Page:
I have to confess my own confusion about what exactly Brian Burke is doing in Toronto. First the Beauchemin deal was screwy because it stuck the Leafs with Joffrey Lupul's ridiculous contract which has two more years at $4.25 million per season, and traded a roster player for a prospect that's 2-3 years out. Now they have traded Kris Versteeg for 1st and 3rd round draft picks. They got great value for Versteeg, but again that is punting the football a few years down the road. You have to wonder if the Leafs are giving up on next season when they will have their own 1st round pick again, or if Versteeg and Beauchemin were not as good as expected.
When Burkie took over, he promised a quick rebuild. He sent two 1st round picks to Boston for Phil Kessel, and then acquired Dion Phaneuf from Calgary. Both quality young players who are never the less expensive. Unfortunately, the team didn't start winning as fast as Burke promised and those picks they sent to the Bruins are very high. Kessel is an entertaining player to watch because he is a fast skater and shoots the puck a lot, but he is not earning the value of his contract. Versteeg is young and was supposed to fit the timeline and his contract is quite reasonable at $3 million per for one more season. He has been having a respectable season, doing a lot more than Lupul for a smaller paycheque.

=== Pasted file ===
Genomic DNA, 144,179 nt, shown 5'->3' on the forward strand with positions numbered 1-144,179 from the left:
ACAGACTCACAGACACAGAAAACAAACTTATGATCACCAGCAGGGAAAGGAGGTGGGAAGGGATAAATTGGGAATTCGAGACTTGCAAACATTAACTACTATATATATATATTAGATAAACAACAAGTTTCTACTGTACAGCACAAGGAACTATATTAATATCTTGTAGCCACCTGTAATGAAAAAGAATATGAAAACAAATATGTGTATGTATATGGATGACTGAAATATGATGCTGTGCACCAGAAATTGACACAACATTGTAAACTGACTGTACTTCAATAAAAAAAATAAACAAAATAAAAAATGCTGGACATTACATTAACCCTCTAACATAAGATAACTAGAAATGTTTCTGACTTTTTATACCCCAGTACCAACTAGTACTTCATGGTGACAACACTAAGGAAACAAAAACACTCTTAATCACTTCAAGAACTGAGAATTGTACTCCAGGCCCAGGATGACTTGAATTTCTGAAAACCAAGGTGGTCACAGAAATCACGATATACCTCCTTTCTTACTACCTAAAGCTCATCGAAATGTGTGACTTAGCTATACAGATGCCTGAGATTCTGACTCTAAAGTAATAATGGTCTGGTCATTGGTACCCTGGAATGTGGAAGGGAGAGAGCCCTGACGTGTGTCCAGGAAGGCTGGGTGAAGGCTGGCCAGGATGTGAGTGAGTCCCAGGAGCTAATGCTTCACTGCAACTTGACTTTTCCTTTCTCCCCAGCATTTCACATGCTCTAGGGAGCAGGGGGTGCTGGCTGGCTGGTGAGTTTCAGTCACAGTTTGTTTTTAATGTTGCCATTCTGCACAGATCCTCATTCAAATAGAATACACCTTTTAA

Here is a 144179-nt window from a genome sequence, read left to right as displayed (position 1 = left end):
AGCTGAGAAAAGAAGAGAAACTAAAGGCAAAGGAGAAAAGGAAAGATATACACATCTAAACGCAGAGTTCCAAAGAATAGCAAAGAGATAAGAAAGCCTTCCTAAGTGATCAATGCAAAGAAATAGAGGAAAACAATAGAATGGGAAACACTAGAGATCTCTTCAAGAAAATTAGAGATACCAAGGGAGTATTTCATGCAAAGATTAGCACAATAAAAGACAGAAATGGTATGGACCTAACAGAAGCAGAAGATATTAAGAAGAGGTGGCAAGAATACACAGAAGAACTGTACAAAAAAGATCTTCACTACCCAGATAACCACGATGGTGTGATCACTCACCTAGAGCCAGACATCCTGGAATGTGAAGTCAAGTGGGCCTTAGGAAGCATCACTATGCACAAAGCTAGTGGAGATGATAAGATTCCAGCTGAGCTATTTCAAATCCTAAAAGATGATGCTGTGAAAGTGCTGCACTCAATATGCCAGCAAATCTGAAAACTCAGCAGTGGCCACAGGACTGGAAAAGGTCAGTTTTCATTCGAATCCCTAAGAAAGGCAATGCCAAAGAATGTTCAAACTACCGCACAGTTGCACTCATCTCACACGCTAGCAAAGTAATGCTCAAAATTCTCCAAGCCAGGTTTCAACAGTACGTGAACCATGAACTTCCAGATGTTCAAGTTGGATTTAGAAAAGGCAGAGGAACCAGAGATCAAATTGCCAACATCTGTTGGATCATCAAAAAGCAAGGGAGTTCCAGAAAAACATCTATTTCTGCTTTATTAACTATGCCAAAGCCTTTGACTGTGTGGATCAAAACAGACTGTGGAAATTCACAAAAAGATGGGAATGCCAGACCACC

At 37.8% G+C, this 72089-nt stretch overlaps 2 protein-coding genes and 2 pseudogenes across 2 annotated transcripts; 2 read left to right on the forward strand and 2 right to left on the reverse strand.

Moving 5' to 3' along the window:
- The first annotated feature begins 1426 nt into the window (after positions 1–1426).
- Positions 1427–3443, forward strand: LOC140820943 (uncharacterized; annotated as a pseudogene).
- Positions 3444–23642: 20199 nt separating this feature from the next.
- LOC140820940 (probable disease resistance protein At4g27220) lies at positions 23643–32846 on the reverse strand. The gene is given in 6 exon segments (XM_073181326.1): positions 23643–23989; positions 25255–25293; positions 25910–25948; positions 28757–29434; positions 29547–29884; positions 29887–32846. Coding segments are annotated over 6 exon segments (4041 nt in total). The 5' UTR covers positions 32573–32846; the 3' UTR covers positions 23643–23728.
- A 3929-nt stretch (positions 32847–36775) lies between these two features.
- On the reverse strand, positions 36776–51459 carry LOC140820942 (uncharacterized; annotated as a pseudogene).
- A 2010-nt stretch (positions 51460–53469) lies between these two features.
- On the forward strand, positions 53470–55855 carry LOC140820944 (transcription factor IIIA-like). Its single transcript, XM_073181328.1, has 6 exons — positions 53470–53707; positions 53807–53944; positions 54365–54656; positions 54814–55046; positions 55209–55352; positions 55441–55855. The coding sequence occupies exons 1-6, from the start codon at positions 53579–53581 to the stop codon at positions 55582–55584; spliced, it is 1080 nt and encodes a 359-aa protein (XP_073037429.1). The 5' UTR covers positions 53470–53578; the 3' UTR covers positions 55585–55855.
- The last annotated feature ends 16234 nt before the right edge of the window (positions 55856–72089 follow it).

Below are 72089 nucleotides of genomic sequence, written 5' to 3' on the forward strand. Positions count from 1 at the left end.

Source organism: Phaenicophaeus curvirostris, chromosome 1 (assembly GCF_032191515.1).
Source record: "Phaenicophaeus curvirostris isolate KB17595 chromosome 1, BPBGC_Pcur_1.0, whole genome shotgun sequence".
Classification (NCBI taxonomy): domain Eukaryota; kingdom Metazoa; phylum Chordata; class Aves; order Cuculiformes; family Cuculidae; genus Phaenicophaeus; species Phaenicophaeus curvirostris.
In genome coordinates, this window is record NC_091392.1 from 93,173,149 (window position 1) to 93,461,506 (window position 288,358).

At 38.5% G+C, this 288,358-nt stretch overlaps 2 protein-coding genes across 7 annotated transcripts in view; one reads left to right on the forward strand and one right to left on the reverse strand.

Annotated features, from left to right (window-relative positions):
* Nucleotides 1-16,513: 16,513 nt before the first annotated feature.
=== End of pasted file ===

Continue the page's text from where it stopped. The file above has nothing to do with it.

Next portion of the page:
Rumour has it that Burke had been trying hard to get a center for Versteeg in the past few weeks, but couldn't get what he wanted. Now he's rolling the dice on a late 1st round pick who might not even turn out to be a good NHL player. Odds are he won't get a guy as good as Versteeg, which makes me wonder what the Hell is going on in Toronto. Maybe he just wanted a 1st round pick because of the flak he has received for shipping away a #2 overall and likely another top 5 pick in the Kessel deal? Maybe trading away your next two 1st round picks when your team still sucks is not the most effective way to do a rebuild.
I just know that my Leaf fan buddy is having trouble accepting the Versteeg trade.